- Most of the Bureau of Meteorology climate drivers have moved from a La Nina setting to a more neural phase.
- The Madden Julian Oscillation (MJO) is pointing to a drier than normal start to May.
- A recent ABARES climate outlook suggests that there is a high chance of at least one year in the next two to five years reverting to drought conditions.
The Bureau of Meteorology (BOM) has signalled that the La Nina event, which has been underpinning the above average wetter season to date along the eastern seaboard, has began to move to a more neutral phase since the start of April.
While most climate drivers are now at a neutral setting, the Madden Julian Oscillation (MJO) is expected to have a drying influence into the early part of May, particularly for parts of northern and south eastern Australia.
Indeed, the BOM three month outlook for rainfall to July 2021 suggests that the chance of exceeding the median rainfall level is less than 40% for the Top End of the NT, Cape York Peninsula in Queensland, southern parts of SA, and most of Victoria and Tasmania.
Back in February the TEM team produced an analysis piece on the slow herd rebuild, signalling concerns about the potential for a move back into an El Nino dry event by the middle of the decade, according to the analysis undertaken on more than a century worth of rainfall data.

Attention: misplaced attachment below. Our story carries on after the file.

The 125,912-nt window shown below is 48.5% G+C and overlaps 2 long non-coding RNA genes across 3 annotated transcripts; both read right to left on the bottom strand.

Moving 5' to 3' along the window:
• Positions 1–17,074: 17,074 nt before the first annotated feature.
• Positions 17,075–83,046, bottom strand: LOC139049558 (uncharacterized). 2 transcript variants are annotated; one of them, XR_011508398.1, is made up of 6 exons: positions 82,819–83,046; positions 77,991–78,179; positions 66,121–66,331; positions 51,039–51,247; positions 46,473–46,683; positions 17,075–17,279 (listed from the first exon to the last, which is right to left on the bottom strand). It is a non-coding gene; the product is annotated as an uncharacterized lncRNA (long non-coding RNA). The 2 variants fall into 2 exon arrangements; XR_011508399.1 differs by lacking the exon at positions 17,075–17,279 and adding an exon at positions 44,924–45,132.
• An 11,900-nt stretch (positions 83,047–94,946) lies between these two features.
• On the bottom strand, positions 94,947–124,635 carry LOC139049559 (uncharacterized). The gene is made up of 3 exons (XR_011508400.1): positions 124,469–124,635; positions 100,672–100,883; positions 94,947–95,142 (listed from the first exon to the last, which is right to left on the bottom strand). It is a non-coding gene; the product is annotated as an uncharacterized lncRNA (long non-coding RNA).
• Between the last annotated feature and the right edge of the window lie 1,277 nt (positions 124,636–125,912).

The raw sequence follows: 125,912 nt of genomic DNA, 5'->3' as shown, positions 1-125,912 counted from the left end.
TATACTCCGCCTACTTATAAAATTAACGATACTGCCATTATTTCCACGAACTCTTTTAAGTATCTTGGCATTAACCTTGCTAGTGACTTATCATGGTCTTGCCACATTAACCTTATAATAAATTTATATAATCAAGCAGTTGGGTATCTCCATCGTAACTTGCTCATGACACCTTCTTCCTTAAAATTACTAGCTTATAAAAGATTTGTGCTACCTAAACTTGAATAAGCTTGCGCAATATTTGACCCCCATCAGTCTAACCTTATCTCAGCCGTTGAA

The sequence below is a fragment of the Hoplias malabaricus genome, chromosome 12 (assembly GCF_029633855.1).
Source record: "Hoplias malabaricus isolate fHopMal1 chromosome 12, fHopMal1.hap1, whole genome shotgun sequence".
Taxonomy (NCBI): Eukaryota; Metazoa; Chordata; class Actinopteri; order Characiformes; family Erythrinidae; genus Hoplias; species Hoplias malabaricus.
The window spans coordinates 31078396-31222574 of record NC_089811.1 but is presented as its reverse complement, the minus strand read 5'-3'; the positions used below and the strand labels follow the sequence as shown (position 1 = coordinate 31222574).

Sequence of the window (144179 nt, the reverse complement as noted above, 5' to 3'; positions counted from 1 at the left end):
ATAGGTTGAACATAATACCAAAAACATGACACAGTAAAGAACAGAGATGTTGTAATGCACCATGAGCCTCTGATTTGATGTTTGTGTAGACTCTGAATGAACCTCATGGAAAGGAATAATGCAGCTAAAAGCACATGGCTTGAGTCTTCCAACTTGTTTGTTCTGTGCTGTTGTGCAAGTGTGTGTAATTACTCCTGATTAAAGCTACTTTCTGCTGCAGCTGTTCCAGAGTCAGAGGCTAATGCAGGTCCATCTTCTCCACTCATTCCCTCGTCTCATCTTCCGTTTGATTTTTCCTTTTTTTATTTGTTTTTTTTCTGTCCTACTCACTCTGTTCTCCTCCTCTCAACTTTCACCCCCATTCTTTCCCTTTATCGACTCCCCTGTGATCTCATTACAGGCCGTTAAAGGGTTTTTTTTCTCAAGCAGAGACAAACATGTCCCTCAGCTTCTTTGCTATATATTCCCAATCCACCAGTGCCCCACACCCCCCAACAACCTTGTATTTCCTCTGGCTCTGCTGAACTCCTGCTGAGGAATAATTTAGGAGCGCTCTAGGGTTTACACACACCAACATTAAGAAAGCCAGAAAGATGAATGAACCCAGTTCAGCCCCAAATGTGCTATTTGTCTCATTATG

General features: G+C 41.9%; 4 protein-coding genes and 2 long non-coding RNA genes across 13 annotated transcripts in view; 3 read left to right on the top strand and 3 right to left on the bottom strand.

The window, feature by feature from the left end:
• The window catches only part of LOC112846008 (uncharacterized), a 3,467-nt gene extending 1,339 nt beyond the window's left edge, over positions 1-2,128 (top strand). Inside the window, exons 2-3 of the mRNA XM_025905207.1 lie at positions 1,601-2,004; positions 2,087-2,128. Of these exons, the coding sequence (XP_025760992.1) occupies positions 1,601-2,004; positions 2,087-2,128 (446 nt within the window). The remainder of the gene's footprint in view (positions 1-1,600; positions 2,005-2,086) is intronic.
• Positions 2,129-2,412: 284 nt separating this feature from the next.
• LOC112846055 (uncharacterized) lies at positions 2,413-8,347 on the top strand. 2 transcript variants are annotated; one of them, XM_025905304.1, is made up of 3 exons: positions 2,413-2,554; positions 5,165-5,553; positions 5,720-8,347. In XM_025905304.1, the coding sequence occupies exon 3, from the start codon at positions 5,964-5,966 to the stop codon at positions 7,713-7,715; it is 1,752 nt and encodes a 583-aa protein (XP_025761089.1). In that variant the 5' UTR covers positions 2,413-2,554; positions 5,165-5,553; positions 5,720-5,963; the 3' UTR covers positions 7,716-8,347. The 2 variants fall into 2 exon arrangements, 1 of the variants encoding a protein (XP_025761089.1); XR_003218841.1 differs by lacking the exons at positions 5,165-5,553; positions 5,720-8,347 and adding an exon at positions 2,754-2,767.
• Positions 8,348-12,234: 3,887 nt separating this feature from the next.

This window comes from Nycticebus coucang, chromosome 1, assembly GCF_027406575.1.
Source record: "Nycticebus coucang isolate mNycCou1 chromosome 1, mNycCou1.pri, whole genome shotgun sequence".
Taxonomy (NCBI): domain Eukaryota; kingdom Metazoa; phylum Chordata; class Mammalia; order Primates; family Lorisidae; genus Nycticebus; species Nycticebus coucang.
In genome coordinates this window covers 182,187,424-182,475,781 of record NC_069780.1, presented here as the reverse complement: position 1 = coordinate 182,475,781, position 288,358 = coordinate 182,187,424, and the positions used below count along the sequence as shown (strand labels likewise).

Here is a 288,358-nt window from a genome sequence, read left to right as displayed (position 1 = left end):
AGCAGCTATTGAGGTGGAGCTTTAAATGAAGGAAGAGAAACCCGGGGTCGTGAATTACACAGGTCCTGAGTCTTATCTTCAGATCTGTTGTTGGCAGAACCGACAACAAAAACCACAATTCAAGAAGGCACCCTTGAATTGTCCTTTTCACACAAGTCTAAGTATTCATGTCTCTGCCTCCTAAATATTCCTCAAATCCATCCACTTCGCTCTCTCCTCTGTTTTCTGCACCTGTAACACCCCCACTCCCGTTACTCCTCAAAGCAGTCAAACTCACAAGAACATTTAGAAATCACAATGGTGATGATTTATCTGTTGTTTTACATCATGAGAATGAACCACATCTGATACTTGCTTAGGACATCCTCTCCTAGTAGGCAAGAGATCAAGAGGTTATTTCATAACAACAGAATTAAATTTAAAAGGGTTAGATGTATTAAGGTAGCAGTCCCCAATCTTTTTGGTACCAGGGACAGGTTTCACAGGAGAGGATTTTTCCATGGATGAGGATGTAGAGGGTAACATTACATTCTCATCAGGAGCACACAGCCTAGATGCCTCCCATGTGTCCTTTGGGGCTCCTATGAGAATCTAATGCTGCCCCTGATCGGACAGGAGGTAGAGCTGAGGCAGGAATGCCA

Recently, we were alerted to an insightful climate piece on the ABARES website that lends support to our concern for the chance of a El Nino inspired dry spell by the middle of the decade. The ABARES seasonal climate update outlines that the medium term outlook suggests that there is a high chance of at least one year in the next two to five years reverting to drought conditions.
Indeed, the ABARES rainfall and climate analysis highlights that the likely climate scenarios to the middle of the decade are as follows:
- neutral years – most likely outcome in most years, with 24 out of 52 years since 1969–70
- El Niño – likely to occur at least once, having occurred every 3 to 5 years since 1969–70
- La Niña – least likely, having occurred every 3 to 7 years since 1969–70